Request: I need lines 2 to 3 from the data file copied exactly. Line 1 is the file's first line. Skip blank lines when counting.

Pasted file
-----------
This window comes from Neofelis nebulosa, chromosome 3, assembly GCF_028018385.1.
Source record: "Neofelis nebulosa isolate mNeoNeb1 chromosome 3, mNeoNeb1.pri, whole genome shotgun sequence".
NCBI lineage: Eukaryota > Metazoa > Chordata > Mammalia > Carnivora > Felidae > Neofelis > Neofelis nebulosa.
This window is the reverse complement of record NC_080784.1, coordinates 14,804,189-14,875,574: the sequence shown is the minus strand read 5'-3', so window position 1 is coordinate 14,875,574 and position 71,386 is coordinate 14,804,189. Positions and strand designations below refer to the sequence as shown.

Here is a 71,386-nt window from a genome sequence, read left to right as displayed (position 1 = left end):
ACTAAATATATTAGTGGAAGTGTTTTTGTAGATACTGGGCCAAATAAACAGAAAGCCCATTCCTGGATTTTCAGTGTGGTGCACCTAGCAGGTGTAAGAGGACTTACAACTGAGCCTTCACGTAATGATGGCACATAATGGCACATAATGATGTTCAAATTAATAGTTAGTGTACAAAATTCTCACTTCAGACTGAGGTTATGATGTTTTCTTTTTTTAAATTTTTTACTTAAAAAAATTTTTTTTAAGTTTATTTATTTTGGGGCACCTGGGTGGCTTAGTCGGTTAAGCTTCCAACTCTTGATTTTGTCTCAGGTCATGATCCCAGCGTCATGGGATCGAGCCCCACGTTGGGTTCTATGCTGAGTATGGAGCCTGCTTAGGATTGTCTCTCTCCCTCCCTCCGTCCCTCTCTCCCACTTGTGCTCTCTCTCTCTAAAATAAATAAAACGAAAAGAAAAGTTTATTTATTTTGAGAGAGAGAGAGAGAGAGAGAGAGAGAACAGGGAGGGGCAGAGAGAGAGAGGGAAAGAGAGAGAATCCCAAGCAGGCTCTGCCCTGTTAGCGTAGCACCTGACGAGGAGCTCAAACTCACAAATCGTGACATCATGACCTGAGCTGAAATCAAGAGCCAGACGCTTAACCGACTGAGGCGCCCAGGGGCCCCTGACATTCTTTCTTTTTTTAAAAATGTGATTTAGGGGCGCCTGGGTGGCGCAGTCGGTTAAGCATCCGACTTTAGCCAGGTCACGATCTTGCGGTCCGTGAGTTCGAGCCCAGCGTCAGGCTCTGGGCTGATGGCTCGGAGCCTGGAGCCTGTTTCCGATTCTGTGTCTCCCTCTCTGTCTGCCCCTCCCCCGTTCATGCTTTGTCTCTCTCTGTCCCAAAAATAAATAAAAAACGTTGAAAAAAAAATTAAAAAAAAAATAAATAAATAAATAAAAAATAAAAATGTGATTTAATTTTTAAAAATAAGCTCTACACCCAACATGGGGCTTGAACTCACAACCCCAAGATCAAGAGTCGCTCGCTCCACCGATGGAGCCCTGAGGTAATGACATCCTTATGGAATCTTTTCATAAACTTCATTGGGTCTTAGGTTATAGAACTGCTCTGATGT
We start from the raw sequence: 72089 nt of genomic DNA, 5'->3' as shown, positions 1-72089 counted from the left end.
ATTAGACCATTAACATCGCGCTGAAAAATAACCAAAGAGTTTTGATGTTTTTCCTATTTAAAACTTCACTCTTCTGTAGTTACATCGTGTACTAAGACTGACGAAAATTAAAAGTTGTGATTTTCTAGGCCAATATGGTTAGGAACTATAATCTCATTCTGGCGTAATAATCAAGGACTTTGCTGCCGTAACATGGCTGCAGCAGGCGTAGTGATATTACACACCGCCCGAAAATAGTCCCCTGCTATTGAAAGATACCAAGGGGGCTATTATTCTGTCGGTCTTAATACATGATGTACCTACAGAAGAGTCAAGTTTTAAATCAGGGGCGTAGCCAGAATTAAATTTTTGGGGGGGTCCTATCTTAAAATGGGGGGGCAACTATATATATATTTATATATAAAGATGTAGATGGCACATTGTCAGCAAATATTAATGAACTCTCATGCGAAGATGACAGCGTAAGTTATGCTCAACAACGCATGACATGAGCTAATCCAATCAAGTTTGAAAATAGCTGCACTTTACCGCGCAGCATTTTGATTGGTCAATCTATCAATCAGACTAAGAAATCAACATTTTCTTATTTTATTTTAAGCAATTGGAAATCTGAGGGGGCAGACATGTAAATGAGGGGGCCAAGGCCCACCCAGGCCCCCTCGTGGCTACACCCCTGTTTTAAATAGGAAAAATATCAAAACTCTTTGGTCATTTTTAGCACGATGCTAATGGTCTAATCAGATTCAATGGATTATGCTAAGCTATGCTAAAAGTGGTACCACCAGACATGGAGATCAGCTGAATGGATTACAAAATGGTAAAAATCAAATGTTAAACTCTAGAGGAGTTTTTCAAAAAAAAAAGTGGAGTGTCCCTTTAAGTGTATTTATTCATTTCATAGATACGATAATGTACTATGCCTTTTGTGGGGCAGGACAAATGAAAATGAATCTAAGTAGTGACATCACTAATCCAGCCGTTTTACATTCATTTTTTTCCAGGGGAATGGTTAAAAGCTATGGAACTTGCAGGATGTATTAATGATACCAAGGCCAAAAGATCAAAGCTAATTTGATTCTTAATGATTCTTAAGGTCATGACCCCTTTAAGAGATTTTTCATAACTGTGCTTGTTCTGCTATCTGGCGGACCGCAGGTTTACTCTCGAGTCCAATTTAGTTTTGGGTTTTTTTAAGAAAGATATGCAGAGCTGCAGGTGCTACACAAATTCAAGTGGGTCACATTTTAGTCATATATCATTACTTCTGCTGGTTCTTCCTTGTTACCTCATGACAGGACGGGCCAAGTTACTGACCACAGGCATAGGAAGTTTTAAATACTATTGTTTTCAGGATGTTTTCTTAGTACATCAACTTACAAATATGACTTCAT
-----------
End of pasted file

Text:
Source record: "Neofelis nebulosa isolate mNeoNeb1 chromosome 3, mNeoNeb1.pri, whole genome shotgun sequence".
NCBI lineage: Eukaryota > Metazoa > Chordata > Mammalia > Carnivora > Felidae > Neofelis > Neofelis nebulosa.